presented by NTAS. In relation to Group B, the selection criteria relate to the larger variety of indicators shown and age (the older ones), meaning that NTAS with seven and eight indicators of plurilingual experience were immediately selected. In the end, the 12 NTAS sample is composed of six individuals from Group A and other six from Group B, aged between 25 and 48, and concerning gender there are six men and six women (See Table 3). Table 3 – NTAS sample
Selection of the NTAS to be interview
NTAS 17 NTAS 57 NTAS 64 NTAS 69 NTAS 112 NTAS 115 NTAS 131 NTAS 163 NTAS 164 NTAS 165 NTAS 178 NTAS 193
39 47 48 42 34 37 47 26 25 35 28 42
Fem Fem Masc Fem Masc Fem Fem Masc Masc Masc Masc Fem
B B A A B B A A A B B A
6 M, 6 W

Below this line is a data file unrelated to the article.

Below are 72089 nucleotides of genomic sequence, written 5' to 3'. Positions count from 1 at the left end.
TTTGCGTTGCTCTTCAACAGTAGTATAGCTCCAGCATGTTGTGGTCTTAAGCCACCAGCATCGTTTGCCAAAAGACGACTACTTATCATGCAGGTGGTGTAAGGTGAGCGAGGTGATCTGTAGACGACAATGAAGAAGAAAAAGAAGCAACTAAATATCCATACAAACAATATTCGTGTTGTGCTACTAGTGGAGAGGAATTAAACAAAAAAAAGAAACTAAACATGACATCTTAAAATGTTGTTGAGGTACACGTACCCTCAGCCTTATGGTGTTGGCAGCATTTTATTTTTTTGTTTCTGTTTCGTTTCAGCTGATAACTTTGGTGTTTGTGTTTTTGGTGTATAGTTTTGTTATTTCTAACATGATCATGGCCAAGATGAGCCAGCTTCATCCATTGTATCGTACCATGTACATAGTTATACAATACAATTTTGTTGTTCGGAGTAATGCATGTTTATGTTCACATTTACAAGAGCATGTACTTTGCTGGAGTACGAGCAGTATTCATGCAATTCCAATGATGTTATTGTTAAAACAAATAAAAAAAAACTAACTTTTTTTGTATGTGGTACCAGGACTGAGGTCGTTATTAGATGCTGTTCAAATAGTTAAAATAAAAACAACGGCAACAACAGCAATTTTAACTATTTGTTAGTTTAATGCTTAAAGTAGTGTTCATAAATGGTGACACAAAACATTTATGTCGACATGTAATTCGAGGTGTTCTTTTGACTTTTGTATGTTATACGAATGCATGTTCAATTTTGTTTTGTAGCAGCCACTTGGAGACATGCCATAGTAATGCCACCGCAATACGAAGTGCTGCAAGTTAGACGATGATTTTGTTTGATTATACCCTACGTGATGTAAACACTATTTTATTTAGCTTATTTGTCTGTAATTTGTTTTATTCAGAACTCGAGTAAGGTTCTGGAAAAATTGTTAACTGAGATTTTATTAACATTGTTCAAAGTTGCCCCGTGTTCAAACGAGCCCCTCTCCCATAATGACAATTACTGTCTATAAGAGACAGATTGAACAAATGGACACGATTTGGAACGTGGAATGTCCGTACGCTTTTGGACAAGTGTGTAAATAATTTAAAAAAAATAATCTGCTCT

After we identified these 12 NTAS, we designed the biographical interview guide. Although we had a common guide with eight open questions, once again we took into account NTAS’ particular plurilingual life course, evidenced in their questionnaire answers, by adjusting some questions of the interview to better understand the plurilingual experiences of each NTAS. At this stage, four interviews have been carried out and the next step, besides doing the other eight interviews and transcribing them, will be to design a device to analyse the transcribed interviews. We expect that all the collected data analysis will enable us to understand how the plurilingual repertoires were built throughout NTAS’ lives. 4 – Final remarks Learning languages is not confined to classrooms. The school may encourage learning how to learn, promoting the research process and discovery, but it is necessary to recognise and value the knowledge acquired both in and outside of school, which entails accepting to learn languages as a lifelong project mirrored on each one’s personal and social pathways (Coste et al., 2009; Semal-Lebleu, 2006).